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Editors --- "'Sit down Girlie': Legal issues from a feminist perspective" [2002] AltLawJl 72; (2002) 27(4) Alternative Law Journal 191

Legal issues from a feminist perspective

'Grumpy Men'

Australian Doctor (5/7/2002) reports that a trial date has been set in what it describes as the 'grumpy men' case. A Western Australian man is suing the federal government claiming that the restricted subsidy of HRT for men is discriminatory. Dr Cam Ross (PhD) initiated two actions alleging sex discrimination because the government restricts PBS access to testosterone for men with hypogonadism while women can obtain subsidised HRT treatment for menopausal symptomology. Since August 1999 HRT has been restricted to men with pituitary or testicular disorders or to those with abnormally low testosterone levels. The second action is under the Administrative Decisions Judicial Review Act and claims blood tests to determine eligibility to PBS are unreliable and inaccurate.

A first?

The Australian (20/7/2002) reports that a Dublin court has convicted a 46-year-old man of raping his wife. This may be the first time such a finding has come from a court in the entire history of the Irish Republic but it sure isn't the first time rape in marriage has ever happened.

Repent ye sinners

What extraordinary statements bubble out of the mouths of some church leaders! Just as the Pope has implored young people who love Jesus to also love the Church, Archbishop Pell has said abortion is a greater sin than sexual abuse of children by priests. Arch­ bishop Pell says his statements have been taken out of context in the media and an explanation has been posted on his website. Girlie, after scrutinising the aforementioned website, is still of the opinion that the Archbishop said precisely that -abortion is a greater sin than priests abusing children. Some members of the Church just do not seem to understand how seriously the majority of the community views the actions of its recalcitrant priests. To equate such blatant breaches of trust with the difficult decision of whether or not to have an abortion shows appalling lack of judgment in Girlie's not so humble opinion.

Don't do it with our judges

Geri Halliwell has advised prospective contestants on the British Series Popstars, to 'Imagine that the judge is naked, that will take the nerves away. It's what I always do.' Ms Halliwell must have had a temporary memory lapse as she was herself one of the judges - or did she have another agenda? After considering whether Ms Halliwell's advice might be useful for women appearing before our judges as lawyers or litigants Girlie strongly warns women against making any such projections and issues a strong health warning. And, although this has nothing to do with the above, Girlie notes with interest the first all-female sitting of the Supreme Court of Victoria on 5 August 2002 with Justice Rosemary Balmford presiding, accompanied by Justice Marilyn Warren and Justice Julie Dodds-Streeton. Oh well, it's only taken 150 years! The sitting was for an admission ceremony for new barristers and solicitors and Justice Balmford encouraged the aspirants with these in­ spiring words: 'Despite what you have heard, be reassured that the world needs lawyers. And individuals need lawyers' (Age, 6/8/2002).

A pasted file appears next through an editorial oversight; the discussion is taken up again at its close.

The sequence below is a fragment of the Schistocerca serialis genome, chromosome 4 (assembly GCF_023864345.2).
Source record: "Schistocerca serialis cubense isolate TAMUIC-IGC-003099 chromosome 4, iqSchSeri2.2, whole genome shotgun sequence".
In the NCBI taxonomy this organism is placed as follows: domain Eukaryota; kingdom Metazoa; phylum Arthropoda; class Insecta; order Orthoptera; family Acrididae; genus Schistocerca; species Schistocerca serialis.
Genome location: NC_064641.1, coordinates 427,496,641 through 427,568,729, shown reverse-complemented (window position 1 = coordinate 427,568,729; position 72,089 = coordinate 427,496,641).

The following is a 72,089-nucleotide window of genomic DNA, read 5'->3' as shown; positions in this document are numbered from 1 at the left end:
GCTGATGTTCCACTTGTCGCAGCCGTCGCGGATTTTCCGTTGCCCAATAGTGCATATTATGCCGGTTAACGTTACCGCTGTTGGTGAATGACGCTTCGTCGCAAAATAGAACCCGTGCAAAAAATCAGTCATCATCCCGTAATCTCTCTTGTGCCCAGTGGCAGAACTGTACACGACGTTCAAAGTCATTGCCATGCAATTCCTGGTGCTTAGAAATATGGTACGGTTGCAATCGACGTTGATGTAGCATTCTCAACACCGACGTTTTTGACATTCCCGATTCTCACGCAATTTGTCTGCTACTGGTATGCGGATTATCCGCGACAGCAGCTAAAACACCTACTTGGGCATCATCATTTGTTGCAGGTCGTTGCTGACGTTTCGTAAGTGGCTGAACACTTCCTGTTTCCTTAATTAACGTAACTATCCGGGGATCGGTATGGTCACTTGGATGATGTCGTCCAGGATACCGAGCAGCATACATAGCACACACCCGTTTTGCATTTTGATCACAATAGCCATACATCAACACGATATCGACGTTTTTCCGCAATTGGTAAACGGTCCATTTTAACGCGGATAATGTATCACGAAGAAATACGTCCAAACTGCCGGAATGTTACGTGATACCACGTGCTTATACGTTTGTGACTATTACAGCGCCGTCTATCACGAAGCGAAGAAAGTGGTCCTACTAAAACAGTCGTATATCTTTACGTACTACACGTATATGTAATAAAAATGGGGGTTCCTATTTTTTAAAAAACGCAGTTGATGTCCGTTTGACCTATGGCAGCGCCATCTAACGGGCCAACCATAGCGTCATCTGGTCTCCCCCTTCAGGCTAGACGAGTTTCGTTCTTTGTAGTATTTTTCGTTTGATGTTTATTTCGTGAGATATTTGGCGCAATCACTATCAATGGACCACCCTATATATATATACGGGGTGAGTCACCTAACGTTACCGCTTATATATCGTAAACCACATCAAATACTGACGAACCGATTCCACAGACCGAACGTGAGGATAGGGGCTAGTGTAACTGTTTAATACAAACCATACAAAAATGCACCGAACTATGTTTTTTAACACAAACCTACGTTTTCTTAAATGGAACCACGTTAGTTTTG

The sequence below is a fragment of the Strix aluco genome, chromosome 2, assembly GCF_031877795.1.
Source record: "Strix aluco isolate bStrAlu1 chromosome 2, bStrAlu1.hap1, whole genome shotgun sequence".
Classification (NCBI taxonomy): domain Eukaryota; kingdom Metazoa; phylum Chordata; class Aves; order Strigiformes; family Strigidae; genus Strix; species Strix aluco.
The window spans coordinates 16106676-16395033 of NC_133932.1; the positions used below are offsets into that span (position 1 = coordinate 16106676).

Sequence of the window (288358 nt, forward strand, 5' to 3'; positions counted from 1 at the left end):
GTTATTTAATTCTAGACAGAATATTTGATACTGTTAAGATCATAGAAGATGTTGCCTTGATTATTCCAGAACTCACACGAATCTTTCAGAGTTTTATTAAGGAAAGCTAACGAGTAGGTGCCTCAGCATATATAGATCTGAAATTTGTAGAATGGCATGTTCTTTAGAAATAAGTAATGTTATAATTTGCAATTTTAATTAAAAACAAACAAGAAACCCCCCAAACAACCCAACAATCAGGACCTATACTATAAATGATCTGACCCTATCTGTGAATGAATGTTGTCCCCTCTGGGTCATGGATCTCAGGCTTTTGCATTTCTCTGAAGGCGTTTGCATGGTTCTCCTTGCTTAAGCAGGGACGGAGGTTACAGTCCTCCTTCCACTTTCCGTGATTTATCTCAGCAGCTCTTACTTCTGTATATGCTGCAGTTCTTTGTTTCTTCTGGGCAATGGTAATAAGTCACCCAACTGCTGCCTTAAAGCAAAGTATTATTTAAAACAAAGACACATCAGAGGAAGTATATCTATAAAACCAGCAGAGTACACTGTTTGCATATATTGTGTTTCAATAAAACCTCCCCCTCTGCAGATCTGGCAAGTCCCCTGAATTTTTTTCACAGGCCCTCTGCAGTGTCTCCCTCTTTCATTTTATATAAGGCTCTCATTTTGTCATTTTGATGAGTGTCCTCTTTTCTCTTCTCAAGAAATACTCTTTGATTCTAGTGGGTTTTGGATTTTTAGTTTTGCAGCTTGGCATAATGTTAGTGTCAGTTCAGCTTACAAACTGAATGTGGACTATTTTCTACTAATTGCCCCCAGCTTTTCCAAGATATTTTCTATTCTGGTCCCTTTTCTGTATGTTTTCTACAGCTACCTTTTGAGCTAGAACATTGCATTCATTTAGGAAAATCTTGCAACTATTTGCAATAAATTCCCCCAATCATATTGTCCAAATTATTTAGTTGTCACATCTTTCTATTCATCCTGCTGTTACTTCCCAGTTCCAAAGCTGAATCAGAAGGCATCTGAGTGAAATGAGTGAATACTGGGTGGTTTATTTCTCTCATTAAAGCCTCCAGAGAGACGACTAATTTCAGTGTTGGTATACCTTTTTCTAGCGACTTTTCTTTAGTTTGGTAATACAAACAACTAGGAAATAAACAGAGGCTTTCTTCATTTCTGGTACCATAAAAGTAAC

Pacific Brands

Girlie congratulates Pacific Brands, a company that has voluntarily granted its female employees paid maternity leave. Employees who have worked for the company continuously for two years will be granted 12 weeks full­ time paid maternity leave or 24 weeks at half pay. Pacific Brands controls brands such as Berlei, Bonds Holeproof and King Gee. This gesture is almost enough for Girlie to grant forgiveness to Berlie for its advertisements featuring women being sawn in half which led to the famous Berlei Five case be­ fore Magistrate Pat O'Shane.


Norway's strong reputation for promoting women's rights has been further enhanced as it becomes the first country to insist on female quotas for company boards (Australian, 2/8/2002)1. The Norwegian government has ordered companies to ensure that at least 40% of board • members are women. State-owned companies have been given 12 months to comply and private companies have three years. If compliance does not occur, legislation will be introduced. Currently Norway has only 7% of women on company boards and the European average is 2% (Andrew Osburn, Australian,2/8/2002). The usual arguments have been trotted out by opponents that there are not enough qualified women but the government has said, nonsense, they are there, get out and find them. Apparently there are 21% more women graduates in Norway than men.

Black shirts

In Victoria the Attorney-General has promised to come down heavily on a group of men who wear dark clothes and cover their faces while harassing women with whose views they disagree. It is alleged the group targets women who have appeared before the Family Court and hold values that differ from those of the group members. The Attorney-General has made it clear that harassment of women and children in such circumstances is totally unacceptable.

Marge Horrity

Marge is a Feminist Lawyer.

VOL. 27, NO 4, AUGUST • 2002


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